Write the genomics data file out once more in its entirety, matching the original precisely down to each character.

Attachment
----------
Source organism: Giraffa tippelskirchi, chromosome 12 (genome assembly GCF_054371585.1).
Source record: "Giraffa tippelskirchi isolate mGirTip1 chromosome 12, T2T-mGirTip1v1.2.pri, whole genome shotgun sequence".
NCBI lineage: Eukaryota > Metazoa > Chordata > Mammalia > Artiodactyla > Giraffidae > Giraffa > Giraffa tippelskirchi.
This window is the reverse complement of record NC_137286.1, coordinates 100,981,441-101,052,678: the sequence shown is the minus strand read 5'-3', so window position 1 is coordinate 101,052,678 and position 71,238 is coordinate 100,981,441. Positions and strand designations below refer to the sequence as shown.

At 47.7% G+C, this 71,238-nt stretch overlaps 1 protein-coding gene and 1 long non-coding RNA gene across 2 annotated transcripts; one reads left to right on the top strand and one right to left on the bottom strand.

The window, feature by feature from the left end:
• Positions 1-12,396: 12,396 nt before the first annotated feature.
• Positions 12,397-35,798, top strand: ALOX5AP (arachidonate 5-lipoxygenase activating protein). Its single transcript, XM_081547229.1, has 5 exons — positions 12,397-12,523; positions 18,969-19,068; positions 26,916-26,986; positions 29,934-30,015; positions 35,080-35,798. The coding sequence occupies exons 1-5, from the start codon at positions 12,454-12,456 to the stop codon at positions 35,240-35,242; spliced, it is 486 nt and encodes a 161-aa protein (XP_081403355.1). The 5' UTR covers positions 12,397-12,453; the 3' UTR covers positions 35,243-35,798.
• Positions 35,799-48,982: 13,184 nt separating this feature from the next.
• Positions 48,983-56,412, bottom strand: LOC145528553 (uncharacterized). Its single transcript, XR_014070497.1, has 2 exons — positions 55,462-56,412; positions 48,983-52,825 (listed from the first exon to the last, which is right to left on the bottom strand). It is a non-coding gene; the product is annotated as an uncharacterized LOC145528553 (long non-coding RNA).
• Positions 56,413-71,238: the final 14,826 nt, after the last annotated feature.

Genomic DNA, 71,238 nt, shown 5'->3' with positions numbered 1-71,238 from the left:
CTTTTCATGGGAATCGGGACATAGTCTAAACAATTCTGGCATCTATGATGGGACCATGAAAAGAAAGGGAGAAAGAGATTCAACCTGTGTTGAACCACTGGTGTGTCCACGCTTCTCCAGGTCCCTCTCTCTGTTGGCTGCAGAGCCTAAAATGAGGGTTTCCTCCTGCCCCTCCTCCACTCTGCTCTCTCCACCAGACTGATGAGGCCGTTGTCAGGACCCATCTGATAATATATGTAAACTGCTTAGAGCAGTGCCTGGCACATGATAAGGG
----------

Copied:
Source organism: Giraffa tippelskirchi, chromosome 12 (genome assembly GCF_054371585.1).
Source record: "Giraffa tippelskirchi isolate mGirTip1 chromosome 12, T2T-mGirTip1v1.2.pri, whole genome shotgun sequence".
NCBI lineage: Eukaryota > Metazoa > Chordata > Mammalia > Artiodactyla > Giraffidae > Giraffa > Giraffa tippelskirchi.
This window is the reverse complement of record NC_137286.1, coordinates 100,981,441-101,052,678: the sequence shown is the minus strand read 5'-3', so window position 1 is coordinate 101,052,678 and position 71,238 is coordinate 100,981,441. Positions and strand designations below refer to the sequence as shown.

At 47.7% G+C, this 71,238-nt stretch overlaps 1 protein-coding gene and 1 long non-coding RNA gene across 2 annotated transcripts; one reads left to right on the top strand and one right to left on the bottom strand.

The window, feature by feature from the left end:
• Positions 1-12,396: 12,396 nt before the first annotated feature.
• Positions 12,397-35,798, top strand: ALOX5AP (arachidonate 5-lipoxygenase activating protein). Its single transcript, XM_081547229.1, has 5 exons — positions 12,397-12,523; positions 18,969-19,068; positions 26,916-26,986; positions 29,934-30,015; positions 35,080-35,798. The coding sequence occupies exons 1-5, from the start codon at positions 12,454-12,456 to the stop codon at positions 35,240-35,242; spliced, it is 486 nt and encodes a 161-aa protein (XP_081403355.1). The 5' UTR covers positions 12,397-12,453; the 3' UTR covers positions 35,243-35,798.
• Positions 35,799-48,982: 13,184 nt separating this feature from the next.
• Positions 48,983-56,412, bottom strand: LOC145528553 (uncharacterized). Its single transcript, XR_014070497.1, has 2 exons — positions 55,462-56,412; positions 48,983-52,825 (listed from the first exon to the last, which is right to left on the bottom strand). It is a non-coding gene; the product is annotated as an uncharacterized LOC145528553 (long non-coding RNA).
• Positions 56,413-71,238: the final 14,826 nt, after the last annotated feature.

Genomic DNA, 71,238 nt, shown 5'->3' with positions numbered 1-71,238 from the left:
CTTTTCATGGGAATCGGGACATAGTCTAAACAATTCTGGCATCTATGATGGGACCATGAAAAGAAAGGGAGAAAGAGATTCAACCTGTGTTGAACCACTGGTGTGTCCACGCTTCTCCAGGTCCCTCTCTCTGTTGGCTGCAGAGCCTAAAATGAGGGTTTCCTCCTGCCCCTCCTCCACTCTGCTCTCTCCACCAGACTGATGAGGCCGTTGTCAGGACCCATCTGATAATATATGTAAACTGCTTAGAGCAGTGCCTGGCACATGATAAGGG